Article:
The risk of arterial gas embolism depends on several factors such as the depth of diving, patent foramen ovale, dehydration before diving, poor physical state, high-fat content, personal history, age, etc. Epidemiology of arterial gas embolism encourages divers to take observations and testing after finishing the dive. Animal studies have demonstrated that large-volume arterial gas embolism is lethal, although small-volume embolism is survivable. According to Tilton (2010), the lethal doze in humans is about 200-500 ml (p. 76). In the USA, the annual number of fatal incidents associated with diving range from 100 to 120; and the average age varies from 33 to 39 (Tilton, 2010). Unfortunately, the medical history is poorly monitored (about 40 percent), and frequent causes of death are hypertension and heart attack. The data is rather poor because local doctors do not specify the causes or the body is not found. These conditions identify that further research is needed in order to understand real statistics of arterial gas embolism.


Severe and dramatic symptoms of arterial gas embolism usually appear very fast, although sometimes they are delayed for twelve hours or can be triggered during the flight. At first, a person may experience joint pain, fatigue, and itching. According to Kivi (2015), these mild symptoms further progress to chest pain, visual impairment, dizziness, weakness, confusion, or paralysis (p. 165). Furthermore, the illness may be accompanied by rapid loss of consciousness, breathing difficulty, or convulsions that are especially life threatening. Some symptoms may be hidden because a diver has spent time in the water, and the origin of some kinds of pain or discomfort may be unclear such as numbness in an arm.

Arterial gas embolism that occurs after a blast or bomb explosion can lead to arteries or veins to open and fill with air. Depending on the explosion, embolism can be small or large. However, in both cases it is important to provide treatment in a medical facility. Aghababian (2010) reported that the symptoms manifest themselves immediately after the arrival on the land or in some cases even before it. The symptoms and signs include abnormal sensation, paralysis, dizziness, convulsion, blurred vision, or weakness of the extremities. A person may lose consciousness and sometimes stop breathing.

Some patients experience only pain without more serious consequences. Anxiety that is one of the common symptoms of arterial gas embolism is a sign of the dysfunctional air supply in different tissues. A patient who has a bloody cough shows a sign of this condition that indicates ruptured lung tissue or middle ear squeeze.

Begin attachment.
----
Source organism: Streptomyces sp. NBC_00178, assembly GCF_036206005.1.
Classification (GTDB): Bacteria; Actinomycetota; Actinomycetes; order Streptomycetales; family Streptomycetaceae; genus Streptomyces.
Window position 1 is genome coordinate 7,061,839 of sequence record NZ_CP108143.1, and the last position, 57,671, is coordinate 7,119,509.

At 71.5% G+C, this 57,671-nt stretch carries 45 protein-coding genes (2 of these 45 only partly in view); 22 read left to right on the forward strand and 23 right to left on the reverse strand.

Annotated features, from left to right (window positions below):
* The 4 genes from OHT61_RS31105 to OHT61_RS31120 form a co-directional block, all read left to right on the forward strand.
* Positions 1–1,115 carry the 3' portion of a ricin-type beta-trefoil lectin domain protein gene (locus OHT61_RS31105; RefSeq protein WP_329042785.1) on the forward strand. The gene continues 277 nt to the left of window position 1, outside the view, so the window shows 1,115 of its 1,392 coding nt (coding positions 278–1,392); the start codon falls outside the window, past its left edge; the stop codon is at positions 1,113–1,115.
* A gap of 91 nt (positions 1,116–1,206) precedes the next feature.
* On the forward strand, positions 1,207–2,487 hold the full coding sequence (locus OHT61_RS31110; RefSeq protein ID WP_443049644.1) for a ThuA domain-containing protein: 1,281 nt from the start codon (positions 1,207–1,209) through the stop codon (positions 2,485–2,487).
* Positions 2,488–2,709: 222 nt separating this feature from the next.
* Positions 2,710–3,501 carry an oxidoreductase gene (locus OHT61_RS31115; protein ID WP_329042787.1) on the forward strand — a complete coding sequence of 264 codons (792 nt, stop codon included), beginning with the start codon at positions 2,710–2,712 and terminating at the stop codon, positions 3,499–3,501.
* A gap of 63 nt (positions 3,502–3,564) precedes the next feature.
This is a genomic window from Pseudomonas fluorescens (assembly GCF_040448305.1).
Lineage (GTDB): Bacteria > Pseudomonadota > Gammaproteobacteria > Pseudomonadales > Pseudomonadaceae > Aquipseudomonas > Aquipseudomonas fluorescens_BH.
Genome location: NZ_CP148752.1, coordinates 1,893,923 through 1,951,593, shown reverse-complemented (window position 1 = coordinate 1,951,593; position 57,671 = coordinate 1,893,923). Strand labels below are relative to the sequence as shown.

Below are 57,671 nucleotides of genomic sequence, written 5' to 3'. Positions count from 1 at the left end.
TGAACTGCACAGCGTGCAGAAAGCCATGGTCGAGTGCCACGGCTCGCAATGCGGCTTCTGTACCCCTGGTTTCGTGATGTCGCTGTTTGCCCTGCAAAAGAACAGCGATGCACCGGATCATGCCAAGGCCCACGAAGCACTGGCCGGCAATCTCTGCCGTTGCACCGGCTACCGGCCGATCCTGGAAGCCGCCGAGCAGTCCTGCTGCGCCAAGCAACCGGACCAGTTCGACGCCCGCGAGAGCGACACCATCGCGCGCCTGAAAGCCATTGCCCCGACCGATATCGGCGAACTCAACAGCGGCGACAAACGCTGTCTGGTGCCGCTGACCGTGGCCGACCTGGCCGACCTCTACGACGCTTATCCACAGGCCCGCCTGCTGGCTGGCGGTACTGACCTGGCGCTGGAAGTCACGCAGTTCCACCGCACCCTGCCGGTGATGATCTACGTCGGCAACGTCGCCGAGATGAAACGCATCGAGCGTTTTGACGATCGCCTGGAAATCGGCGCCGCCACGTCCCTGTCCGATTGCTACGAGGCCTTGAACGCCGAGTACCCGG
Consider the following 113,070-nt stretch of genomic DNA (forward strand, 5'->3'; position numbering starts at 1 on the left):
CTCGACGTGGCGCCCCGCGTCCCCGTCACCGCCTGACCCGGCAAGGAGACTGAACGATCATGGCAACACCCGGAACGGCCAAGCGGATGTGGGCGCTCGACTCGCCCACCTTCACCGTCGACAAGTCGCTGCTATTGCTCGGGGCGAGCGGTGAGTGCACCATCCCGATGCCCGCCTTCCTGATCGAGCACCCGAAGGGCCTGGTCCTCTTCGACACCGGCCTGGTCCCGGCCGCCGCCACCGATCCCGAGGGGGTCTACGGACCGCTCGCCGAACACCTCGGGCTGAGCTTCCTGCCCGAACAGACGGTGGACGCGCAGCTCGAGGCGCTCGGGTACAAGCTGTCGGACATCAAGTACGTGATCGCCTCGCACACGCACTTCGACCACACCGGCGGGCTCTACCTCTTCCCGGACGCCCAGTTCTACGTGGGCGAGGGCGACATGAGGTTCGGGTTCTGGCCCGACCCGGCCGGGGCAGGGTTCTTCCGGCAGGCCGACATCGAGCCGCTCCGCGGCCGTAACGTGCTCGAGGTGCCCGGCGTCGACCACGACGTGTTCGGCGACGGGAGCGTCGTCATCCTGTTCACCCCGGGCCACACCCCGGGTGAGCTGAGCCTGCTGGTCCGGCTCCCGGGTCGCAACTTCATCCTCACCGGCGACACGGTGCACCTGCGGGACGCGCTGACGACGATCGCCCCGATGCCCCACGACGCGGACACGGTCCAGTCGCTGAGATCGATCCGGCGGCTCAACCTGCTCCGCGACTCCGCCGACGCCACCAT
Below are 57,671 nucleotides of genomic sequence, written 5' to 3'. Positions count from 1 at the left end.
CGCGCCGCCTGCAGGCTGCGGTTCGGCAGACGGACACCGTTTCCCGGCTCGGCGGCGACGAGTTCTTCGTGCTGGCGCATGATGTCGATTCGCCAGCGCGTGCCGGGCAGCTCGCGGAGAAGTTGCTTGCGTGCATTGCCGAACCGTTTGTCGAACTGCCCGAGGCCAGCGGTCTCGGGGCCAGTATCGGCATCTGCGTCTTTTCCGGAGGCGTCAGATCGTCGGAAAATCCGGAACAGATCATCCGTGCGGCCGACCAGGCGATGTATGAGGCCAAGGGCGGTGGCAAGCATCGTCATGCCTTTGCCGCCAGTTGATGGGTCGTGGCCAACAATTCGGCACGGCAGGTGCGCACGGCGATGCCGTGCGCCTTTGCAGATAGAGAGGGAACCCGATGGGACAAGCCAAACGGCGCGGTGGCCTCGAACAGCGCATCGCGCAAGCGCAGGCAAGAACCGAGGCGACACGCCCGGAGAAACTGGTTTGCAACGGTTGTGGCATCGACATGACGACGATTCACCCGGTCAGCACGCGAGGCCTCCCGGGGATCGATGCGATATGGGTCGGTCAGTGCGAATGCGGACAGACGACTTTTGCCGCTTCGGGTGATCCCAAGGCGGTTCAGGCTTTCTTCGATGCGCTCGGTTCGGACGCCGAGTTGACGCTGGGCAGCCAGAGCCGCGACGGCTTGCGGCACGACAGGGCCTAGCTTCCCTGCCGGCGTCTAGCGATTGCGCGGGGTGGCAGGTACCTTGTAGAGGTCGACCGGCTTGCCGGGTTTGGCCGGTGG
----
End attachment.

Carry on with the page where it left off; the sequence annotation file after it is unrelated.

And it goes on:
One of the first measures is oxygen treatment that serves to deliver oxygen to a person’s body. Immediate recompression may be rather effective because it reduces the size of the bubbles due to absorption of gas. A patient who breaths 100 percent oxygen experiences a high pressure that decreases gas bubbles, and this leads to the reduction of ischemic injury. Treatment of this disorder should be fast because every minute matters in this procedure.

Miller et al. (2014) reported that physicians who treat arterial gas embolism should consider three goals such as:

  • Prevention of a source that causes it
  • Stopping its penetration
  • Resuscitation of a person if necessary

Furthermore, if a doctor knows that an individual may have complications after diving he/she must be ready to take appropriate measures. For example, he/she can put a person in a sitting position in order to prevent embolism from penetrating the brain, lungs, or heart.

In some cases, a doctor should stop embolism through surgery but in most cases treatment requires specific medications. Many findings suggest that a comatose patient needs endotracheal intubation or cardiopulmonary resuscitation in order to obtain ventilation and oxygenation (Kivi, 2015). Administration of oxygen allows physicians to decrease the size of air bubbles and remove gas from the bubbles. Furthermore, such means of treatment as hypoxemia and hypoxia are also often used in medicine. However, the primary goal is to regulate the blood pressure that can get high or low. The research asserts that specific drugs such as lidocaine, heparin, and fluorocarbons are also used in the treatment. They are known to reduce the size of the bubbles and improve the condition of the cardiovascular system (Tilton, 2010).